All was set then for an expected huge crowd to pay their money at the gates and enjoy a fine piece of aviation history. Here though, things went quite badly wrong because most of the estimated 10,000 crowd that day were to come by train and Sheppey's little Light Railway couldn't cope. This train line with its small engine and carriages had only been in existence ten years and ran from the main line at Queenborough, across the Island to Leysdown, with stops at a few tiny stations on the way to pick up small numbers of villagers and farm workers. Despite running fifteen "specials" from Queenborough to Easstchurch that day it just couldn't cope with people thousands of people pouring off the main line trains at Queenborough and expecting to then be transported to Eastchurch. This problem was magnified at the next stop along the line from Queenborough, Sheerness East, a short distance outside the town of Sheerness, where people arrived in their hundreds to find the train already packed to overflowing once it left Queenborough. The wait at Sheerness East was two hours and one gets the picture of the little train chugging towards them across the marshes with people hanging out from everywhere like one of those trains in India.
Many people at Queenborough, having bought a ticket but unable to get on a train, decided to walk along the lines all the way to Eastchurch. This prompted the Traffic Superintendant to order the gateman at Sheerness East to take the names and addresses of the people as they arrived, for trespassing - not easily done with a few hundred angry people striding towards you!
After lunch the situation worsened, with up to a thousand people waiting at Sheerness East and the railway authorities became very nervous of what might happen to both the train and its driver. It didn't help when tickets also ran out and although some people drifted back home, many others walked along the lines or jumped onto and overloaded the trains without paying - forget the Indian railways, more like Keystone Cops now!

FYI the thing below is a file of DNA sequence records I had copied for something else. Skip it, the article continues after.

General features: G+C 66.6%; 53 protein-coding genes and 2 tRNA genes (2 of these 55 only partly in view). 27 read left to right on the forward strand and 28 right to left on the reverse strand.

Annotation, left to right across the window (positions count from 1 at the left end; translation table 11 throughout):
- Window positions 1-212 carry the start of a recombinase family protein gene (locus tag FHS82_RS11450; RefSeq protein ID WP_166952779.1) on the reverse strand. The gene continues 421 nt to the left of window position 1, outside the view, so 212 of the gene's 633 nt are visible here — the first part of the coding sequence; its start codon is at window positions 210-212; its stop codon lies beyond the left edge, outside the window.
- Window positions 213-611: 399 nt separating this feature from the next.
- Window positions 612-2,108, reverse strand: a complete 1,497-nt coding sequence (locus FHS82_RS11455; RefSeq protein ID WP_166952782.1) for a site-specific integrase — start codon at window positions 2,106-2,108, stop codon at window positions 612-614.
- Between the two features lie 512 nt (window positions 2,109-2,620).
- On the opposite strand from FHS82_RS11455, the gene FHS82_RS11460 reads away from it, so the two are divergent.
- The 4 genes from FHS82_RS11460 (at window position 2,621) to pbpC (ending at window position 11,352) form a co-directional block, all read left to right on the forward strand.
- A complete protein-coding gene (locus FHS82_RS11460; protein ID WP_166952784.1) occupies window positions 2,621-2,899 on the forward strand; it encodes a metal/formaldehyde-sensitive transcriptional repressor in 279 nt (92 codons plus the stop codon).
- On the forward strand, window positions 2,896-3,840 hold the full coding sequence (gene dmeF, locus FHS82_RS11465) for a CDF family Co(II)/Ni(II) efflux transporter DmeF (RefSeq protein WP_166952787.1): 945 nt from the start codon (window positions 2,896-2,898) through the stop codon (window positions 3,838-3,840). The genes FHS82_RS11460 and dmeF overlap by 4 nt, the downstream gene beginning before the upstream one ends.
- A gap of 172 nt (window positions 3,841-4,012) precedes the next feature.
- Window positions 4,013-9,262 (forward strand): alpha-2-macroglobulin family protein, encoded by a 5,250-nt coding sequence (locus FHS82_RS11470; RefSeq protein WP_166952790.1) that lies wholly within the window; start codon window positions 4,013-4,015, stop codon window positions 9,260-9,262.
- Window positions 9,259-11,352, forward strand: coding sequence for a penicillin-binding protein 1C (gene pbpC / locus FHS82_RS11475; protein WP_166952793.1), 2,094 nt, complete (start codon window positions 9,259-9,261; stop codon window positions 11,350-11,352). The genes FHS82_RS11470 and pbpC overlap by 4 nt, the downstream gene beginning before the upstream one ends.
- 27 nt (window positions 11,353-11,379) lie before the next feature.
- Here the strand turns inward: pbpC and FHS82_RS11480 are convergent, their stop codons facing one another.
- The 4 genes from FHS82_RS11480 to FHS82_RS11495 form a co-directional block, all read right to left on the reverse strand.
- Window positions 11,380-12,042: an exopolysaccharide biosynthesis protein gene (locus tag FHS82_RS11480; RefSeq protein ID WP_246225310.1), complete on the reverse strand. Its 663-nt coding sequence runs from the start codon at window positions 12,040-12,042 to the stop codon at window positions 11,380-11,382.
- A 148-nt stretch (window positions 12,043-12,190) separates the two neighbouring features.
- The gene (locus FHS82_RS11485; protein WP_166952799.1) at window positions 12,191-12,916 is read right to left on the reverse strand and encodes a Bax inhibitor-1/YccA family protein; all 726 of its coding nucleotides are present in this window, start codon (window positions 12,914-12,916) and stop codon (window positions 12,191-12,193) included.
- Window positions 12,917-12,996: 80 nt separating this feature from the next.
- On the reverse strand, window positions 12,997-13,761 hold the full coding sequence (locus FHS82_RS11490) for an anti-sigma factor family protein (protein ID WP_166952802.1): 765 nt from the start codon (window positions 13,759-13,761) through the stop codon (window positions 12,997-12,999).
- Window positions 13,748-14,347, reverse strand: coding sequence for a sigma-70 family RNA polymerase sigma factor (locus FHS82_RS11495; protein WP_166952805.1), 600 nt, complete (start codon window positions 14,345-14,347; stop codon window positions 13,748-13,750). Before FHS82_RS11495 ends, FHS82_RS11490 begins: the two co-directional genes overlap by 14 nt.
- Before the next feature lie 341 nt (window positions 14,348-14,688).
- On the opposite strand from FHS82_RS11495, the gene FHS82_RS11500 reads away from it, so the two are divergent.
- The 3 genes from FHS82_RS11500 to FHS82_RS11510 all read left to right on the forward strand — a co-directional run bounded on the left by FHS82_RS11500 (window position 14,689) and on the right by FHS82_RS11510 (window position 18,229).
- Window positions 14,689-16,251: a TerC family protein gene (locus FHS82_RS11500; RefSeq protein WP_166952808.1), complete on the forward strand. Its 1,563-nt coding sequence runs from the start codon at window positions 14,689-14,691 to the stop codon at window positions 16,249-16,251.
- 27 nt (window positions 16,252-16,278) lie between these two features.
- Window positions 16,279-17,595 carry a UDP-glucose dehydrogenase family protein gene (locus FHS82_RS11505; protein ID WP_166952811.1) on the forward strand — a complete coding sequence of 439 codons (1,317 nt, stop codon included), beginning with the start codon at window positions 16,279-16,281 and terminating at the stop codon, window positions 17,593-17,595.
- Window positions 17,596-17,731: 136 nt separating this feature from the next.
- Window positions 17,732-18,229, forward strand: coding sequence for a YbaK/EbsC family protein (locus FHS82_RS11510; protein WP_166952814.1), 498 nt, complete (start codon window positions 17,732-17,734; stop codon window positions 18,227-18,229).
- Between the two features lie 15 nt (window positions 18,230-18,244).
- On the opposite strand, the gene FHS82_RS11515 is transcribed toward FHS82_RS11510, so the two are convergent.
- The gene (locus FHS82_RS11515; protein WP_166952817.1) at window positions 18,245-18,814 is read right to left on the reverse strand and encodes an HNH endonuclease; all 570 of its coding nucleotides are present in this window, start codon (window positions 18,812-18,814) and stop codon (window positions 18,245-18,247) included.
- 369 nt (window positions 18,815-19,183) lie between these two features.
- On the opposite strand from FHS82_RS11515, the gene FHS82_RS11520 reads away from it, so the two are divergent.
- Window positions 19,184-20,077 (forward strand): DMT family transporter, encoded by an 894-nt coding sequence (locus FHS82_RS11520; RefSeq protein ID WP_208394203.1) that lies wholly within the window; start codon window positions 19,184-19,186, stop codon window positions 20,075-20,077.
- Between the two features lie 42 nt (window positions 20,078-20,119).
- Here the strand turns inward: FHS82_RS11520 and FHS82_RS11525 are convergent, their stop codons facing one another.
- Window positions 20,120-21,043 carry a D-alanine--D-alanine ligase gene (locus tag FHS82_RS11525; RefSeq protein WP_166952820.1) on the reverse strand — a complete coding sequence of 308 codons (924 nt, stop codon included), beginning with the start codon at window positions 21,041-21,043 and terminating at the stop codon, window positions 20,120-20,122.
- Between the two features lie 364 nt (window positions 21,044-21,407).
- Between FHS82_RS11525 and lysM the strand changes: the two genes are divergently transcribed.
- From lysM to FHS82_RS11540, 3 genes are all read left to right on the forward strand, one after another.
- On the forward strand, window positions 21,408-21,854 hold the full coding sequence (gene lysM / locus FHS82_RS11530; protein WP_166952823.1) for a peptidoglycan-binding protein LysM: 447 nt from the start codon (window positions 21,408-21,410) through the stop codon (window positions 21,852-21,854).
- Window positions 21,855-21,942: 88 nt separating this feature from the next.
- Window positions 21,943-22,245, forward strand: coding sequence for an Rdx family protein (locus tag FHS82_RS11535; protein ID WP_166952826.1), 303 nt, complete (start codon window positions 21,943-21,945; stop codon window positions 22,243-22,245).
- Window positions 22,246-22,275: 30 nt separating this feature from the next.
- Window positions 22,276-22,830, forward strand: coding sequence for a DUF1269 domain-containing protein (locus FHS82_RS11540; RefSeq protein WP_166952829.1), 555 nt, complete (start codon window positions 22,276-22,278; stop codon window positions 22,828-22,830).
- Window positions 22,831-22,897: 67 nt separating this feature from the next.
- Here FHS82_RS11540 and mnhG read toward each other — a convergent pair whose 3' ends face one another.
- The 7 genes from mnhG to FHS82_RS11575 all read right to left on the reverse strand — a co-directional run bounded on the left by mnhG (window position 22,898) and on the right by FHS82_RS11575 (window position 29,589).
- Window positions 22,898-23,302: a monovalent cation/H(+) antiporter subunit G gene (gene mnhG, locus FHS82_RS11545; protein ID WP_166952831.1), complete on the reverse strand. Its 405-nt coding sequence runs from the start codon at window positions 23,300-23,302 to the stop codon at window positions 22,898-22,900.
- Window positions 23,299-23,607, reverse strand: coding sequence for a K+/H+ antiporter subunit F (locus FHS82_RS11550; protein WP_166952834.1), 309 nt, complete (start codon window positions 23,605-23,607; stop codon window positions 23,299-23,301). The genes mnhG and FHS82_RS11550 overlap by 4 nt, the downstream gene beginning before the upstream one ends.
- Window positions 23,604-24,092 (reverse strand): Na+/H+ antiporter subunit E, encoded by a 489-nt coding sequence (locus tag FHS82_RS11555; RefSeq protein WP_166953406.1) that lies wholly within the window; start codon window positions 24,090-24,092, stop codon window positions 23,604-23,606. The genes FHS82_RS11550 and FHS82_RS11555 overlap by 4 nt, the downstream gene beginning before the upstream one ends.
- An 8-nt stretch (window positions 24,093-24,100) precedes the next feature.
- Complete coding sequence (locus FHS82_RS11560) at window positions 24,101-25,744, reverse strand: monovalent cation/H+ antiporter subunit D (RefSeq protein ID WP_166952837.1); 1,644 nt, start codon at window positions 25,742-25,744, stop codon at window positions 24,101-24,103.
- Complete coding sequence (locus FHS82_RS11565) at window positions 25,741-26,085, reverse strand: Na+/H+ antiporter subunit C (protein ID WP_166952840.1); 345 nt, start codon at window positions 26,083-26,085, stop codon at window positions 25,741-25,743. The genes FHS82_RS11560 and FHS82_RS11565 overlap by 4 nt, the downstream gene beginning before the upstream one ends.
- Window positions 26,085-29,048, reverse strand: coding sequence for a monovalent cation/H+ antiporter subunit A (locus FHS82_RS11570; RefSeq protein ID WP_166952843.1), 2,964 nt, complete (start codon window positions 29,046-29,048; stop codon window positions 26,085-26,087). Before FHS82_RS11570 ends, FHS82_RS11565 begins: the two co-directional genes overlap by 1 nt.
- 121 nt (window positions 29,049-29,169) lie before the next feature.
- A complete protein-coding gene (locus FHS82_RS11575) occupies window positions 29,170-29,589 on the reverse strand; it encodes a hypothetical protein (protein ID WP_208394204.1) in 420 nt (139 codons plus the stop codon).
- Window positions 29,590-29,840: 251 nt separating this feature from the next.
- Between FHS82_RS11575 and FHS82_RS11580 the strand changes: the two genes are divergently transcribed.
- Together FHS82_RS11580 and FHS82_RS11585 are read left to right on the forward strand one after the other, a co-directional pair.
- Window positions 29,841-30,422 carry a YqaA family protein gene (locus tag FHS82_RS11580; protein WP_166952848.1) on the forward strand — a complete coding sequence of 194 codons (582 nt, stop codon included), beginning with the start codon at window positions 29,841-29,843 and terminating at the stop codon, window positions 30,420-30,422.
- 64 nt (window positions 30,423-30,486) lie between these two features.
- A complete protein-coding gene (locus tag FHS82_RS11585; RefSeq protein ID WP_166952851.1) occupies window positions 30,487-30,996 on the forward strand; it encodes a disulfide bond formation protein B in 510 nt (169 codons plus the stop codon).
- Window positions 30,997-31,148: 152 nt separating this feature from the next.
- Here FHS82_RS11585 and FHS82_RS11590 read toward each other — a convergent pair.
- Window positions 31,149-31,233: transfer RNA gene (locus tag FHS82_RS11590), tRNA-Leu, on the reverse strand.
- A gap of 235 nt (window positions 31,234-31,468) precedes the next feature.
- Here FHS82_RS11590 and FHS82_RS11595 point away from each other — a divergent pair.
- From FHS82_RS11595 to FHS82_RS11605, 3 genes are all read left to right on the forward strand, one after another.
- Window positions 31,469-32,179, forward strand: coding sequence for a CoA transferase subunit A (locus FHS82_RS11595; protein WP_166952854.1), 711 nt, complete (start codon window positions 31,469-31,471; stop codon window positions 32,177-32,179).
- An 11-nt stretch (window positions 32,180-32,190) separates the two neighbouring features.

As many as a thousand people also arrived at the airfield in two hundred odd cars that they parked to the rear of the Members Enclosure and these also became an attraction themselves. Aero Club members were admitted free to their special enclosure on production of their membership cards but their guests were expected to pay an admission fee of five shillings and the charge for cars, plus driver, was ten shillings - quite a sum in those days.

The public didn't have such special enclosures but in some ways probably had better all round views, they were shown to the slopes of Stanford Hill, lent to the Club for the day by its owner, Lt.Col. Sir George Holford. From there they had a view of both the whole course and The River Swale and the mainland behind. Admission to these slopes was just a shilling and refreshments were provided by the Army and Navy Stores. Quite idyllic until just before lunch, with the race soon to begin, the wind increased and a sudden rain storm dropped across everybody. However, soon after, the wind dropped and there was unbroken sunshine for the rest of the day.

Below, you can see two of the magnificent machines that took place in the race. The first is the Baby Wright with its little 50hp engine, but it wasn't necessarily all about speed, it was also about actually finishing with a speed!
The second is one of the Nieuports, with men acting as its anchors.

And the race itself, well Mr. Hamel was first off and with roars of applause, left the ground at 2.45, followed at fifteen minute intervals by the other competitors. Unfortunately his newly clipped wings were to be his undoing and at just the first pylon, the tight turn caught him out and a wing touched the ground. The aircraft, with its engine still revving, bounced for twenty yards and broke up as it went. Hamel was luckily thrown clear and eventually stood up with just slight concussion and bruises.